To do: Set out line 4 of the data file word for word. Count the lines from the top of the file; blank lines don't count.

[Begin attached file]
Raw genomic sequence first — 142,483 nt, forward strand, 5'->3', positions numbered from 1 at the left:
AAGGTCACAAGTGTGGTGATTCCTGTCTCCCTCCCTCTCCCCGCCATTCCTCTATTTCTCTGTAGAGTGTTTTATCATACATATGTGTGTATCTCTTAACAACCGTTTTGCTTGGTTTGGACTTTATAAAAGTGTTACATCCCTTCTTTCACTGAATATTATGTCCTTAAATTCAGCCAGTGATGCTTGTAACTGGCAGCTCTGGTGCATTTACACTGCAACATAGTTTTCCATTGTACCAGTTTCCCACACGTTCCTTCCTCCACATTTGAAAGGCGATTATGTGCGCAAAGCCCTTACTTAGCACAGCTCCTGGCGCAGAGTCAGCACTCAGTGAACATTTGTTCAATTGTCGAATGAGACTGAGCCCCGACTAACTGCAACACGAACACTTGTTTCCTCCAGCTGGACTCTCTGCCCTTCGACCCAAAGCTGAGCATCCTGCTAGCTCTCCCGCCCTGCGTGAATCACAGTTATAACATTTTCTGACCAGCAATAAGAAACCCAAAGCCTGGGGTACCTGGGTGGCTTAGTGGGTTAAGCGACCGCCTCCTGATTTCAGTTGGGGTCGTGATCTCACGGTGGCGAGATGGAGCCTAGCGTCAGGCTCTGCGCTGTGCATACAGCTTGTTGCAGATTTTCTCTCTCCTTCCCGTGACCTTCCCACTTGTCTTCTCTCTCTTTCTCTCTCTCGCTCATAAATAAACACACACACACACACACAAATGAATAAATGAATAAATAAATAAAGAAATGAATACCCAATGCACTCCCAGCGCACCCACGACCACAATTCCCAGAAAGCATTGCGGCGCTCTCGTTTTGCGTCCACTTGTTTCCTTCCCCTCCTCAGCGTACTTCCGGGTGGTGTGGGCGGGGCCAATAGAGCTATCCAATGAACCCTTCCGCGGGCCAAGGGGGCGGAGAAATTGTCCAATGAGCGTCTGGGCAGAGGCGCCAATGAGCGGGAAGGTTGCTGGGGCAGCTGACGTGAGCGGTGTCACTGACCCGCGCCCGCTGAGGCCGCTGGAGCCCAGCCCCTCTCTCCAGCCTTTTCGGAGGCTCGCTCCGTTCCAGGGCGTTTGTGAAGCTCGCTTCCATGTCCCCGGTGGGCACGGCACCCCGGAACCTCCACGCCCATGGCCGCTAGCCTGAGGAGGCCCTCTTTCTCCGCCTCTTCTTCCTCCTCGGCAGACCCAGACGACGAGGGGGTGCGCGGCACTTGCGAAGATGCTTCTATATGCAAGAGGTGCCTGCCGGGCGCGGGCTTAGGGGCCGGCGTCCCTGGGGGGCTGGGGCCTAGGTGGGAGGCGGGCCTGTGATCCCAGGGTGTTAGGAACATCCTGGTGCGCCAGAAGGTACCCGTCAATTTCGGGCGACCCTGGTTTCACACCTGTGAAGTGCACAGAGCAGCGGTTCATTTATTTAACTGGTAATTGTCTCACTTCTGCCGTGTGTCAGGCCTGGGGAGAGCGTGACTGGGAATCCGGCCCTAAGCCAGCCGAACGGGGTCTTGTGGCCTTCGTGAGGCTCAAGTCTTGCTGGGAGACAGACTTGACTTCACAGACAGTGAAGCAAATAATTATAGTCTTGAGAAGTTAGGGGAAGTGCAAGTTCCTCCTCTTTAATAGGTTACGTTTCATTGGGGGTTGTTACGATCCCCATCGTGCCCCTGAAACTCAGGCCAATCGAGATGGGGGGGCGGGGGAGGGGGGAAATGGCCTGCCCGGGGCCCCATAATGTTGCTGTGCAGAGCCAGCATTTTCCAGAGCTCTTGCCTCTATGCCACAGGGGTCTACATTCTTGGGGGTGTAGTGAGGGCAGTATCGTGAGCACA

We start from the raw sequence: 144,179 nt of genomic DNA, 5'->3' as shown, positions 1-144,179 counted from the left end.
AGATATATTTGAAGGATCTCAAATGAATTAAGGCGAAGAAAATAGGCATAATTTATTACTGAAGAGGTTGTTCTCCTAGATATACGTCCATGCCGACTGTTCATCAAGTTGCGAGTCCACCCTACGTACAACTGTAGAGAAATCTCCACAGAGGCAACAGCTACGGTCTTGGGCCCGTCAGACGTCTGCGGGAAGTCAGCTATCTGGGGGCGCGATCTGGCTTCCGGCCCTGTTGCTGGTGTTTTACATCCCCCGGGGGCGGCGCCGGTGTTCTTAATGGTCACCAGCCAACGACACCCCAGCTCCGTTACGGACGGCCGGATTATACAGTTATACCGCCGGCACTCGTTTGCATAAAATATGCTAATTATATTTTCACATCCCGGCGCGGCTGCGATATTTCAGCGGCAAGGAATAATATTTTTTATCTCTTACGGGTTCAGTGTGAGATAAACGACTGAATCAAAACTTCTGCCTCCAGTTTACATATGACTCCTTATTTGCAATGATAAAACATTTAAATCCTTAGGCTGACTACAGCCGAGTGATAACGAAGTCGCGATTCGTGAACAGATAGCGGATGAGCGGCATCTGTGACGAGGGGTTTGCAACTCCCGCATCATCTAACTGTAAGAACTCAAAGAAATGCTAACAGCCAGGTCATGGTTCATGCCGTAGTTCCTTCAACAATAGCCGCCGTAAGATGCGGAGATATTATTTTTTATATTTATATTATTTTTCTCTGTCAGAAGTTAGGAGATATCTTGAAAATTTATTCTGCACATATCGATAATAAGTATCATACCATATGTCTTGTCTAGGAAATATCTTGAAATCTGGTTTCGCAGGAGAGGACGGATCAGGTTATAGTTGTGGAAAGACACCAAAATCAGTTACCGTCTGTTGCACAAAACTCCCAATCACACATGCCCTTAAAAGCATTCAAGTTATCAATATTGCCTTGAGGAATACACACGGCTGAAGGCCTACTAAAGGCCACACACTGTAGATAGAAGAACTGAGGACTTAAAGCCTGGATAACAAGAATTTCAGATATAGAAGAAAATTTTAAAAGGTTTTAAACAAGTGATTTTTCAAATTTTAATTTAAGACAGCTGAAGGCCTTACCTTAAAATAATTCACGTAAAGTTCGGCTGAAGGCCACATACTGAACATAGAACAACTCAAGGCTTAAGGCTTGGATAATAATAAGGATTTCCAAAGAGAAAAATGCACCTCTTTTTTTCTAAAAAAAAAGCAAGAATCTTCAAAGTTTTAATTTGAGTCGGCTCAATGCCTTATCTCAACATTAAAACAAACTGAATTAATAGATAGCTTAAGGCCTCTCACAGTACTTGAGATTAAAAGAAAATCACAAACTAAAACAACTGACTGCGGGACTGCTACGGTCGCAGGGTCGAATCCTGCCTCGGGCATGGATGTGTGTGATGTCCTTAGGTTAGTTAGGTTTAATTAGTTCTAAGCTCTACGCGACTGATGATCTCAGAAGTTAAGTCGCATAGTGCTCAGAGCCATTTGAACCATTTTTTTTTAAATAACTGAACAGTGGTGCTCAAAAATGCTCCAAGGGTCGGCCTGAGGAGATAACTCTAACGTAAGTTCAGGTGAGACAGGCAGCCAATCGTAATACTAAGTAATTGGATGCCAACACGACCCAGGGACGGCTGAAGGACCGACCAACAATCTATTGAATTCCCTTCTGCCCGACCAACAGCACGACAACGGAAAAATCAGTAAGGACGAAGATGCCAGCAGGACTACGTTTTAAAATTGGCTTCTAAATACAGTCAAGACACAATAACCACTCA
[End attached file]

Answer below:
AGATATATTTGAAGGATCTCAAATGAATTAAGGCGAAGAAAATAGGCATAATTTATTACTGAAGAGGTTGTTCTCCTAGATATACGTCCATGCCGACTGTTCATCAAGTTGCGAGTCCACCCTACGTACAACTGTAGAGAAATCTCCACAGAGGCAACAGCTACGGTCTTGGGCCCGTCAGACGTCTGCGGGAAGTCAGCTATCTGGGGGCGCGATCTGGCTTCCGGCCCTGTTGCTGGTGTTTTACATCCCCCGGGGGCGGCGCCGGTGTTCTTAATGGTCACCAGCCAACGACACCCCAGCTCCGTTACGGACGGCCGGATTATACAGTTATACCGCCGGCACTCGTTTGCATAAAATATGCTAATTATATTTTCACATCCCGGCGCGGCTGCGATATTTCAGCGGCAAGGAATAATATTTTTTATCTCTTACGGGTTCAGTGTGAGATAAACGACTGAATCAAAACTTCTGCCTCCAGTTTACATATGACTCCTTATTTGCAATGATAAAACATTTAAATCCTTAGGCTGACTACAGCCGAGTGATAACGAAGTCGCGATTCGTGAACAGATAGCGGATGAGCGGCATCTGTGACGAGGGGTTTGCAACTCCCGCATCATCTAACTGTAAGAACTCAAAGAAATGCTAACAGCCAGGTCATGGTTCATGCCGTAGTTCCTTCAACAATAGCCGCCGTAAGATGCGGAGATATTATTTTTTATATTTATATTATTTTTCTCTGTCAGAAGTTAGGAGATATCTTGAAAATTTATTCTGCACATATCGATAATAAGTATCATACCATATGTCTTGTCTAGGAAATATCTTGAAATCTGGTTTCGCAGGAGAGGACGGATCAGGTTATAGTTGTGGAAAGACACCAAAATCAGTTACCGTCTGTTGCACAAAACTCCCAATCACACATGCCCTTAAAAGCATTCAAGTTATCAATATTGCCTTGAGGAATACACACGGCTGAAGGCCTACTAAAGGCCACACACTGTAGATAGAAGAACTGAGGACTTAAAGCCTGGATAACAAGAATTTCAGATATAGAAGAAAATTTTAAAAGGTTTTAAACAAGTGATTTTTCAAATTTTAATTTAAGACAGCTGAAGGCCTTACCTTAAAATAATTCACGTAAAGTTCGGCTGAAGGCCACATACTGAACATAGAACAACTCAAGGCTTAAGGCTTGGATAATAATAAGGATTTCCAAAGAGAAAAATGCACCTCTTTTTTTCTAAAAAAAAAGCAAGAATCTTCAAAGTTTTAATTTGAGTCGGCTCAATGCCTTATCTCAACATTAAAACAAACTGAATTAATAGATAGCTTAAGGCCTCTCACAGTACTTGAGATTAAAAGAAAATCACAAACTAAAACAACTGACTGCGGGACTGCTACGGTCGCAGGGTCGAATCCTGCCTCGGGCATGGATGTGTGTGATGTCCTTAGGTTAGTTAGGTTTAATTAGTTCTAAGCTCTACGCGACTGATGATCTCAGAAGTTAAGTCGCATAGTGCTCAGAGCCATTTGAACCATTTTTTTTTAAATAACTGAACAGTGGTGCTCAAAAATGCTCCAAGGGTCGGCCTGAGGAGATAACTCTAACGTAAGTTCAGGTGAGACAGGCAGCCAATCGTAATACTAAGTAATTGGATGCCAACACGACCCAGGGACGGCTGAAGGACCGACCAACAATCTATTGAATTCCCTTCTGCCCGACCAACAGCACGACAACGGAAAAATCAGTAAGGACGAAGATGCCAGCAGGACTACGTTTTAAAATTGGCTTCTAAATACAGTCAAGACACAATAACCACTCA